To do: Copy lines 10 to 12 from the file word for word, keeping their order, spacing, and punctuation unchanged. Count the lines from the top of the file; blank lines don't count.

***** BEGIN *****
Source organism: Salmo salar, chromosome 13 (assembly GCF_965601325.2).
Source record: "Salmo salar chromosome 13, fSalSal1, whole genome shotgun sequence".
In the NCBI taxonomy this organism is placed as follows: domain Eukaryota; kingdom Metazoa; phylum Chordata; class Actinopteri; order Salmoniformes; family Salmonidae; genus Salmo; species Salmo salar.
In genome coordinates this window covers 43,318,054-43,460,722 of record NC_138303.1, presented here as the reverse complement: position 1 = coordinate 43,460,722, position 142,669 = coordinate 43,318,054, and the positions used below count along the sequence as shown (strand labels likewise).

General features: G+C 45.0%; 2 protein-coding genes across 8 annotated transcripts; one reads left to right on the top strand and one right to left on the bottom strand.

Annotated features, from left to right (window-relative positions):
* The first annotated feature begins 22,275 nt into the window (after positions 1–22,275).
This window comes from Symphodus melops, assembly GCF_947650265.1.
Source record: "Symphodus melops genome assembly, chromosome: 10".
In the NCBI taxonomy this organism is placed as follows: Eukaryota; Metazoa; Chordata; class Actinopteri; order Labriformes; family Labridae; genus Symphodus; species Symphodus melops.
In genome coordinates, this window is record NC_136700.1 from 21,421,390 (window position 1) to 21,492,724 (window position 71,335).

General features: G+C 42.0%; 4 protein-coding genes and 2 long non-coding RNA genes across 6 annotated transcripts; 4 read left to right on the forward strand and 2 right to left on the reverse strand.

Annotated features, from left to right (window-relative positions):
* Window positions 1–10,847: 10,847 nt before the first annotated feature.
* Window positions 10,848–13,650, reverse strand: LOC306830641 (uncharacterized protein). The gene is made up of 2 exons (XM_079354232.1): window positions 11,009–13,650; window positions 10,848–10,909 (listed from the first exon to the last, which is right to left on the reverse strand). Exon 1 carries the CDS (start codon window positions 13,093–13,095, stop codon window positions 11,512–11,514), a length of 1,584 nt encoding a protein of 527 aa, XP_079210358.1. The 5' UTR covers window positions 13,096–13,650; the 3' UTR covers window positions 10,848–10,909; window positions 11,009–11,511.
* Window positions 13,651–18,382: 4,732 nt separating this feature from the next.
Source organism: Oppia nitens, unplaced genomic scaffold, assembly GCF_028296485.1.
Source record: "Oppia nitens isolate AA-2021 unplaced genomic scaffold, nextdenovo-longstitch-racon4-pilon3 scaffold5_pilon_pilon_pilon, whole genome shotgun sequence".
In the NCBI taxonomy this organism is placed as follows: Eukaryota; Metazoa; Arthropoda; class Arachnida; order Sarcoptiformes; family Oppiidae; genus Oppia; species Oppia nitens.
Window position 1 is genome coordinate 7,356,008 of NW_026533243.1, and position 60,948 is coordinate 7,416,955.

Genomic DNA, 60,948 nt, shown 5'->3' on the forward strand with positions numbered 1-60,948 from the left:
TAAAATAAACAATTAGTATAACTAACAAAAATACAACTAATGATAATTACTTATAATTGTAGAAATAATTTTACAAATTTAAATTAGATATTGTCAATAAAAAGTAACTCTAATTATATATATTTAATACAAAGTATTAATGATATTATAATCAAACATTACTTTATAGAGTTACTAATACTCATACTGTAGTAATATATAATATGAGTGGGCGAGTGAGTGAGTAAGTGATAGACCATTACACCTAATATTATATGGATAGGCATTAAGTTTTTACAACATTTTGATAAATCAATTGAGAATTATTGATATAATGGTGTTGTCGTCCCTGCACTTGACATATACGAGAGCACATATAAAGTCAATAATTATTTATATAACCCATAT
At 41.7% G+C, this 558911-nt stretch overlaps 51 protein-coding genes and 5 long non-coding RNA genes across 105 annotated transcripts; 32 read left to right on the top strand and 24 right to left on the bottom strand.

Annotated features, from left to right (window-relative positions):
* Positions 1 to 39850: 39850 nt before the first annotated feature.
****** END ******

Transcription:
In the NCBI taxonomy this organism is placed as follows: Eukaryota; Metazoa; Chordata; class Actinopteri; order Labriformes; family Labridae; genus Symphodus; species Symphodus melops.
In genome coordinates, this window is record NC_136700.1 from 21,421,390 (window position 1) to 21,492,724 (window position 71,335).

General features: G+C 42.0%; 4 protein-coding genes and 2 long non-coding RNA genes across 6 annotated transcripts; 4 read left to right on the forward strand and 2 right to left on the reverse strand.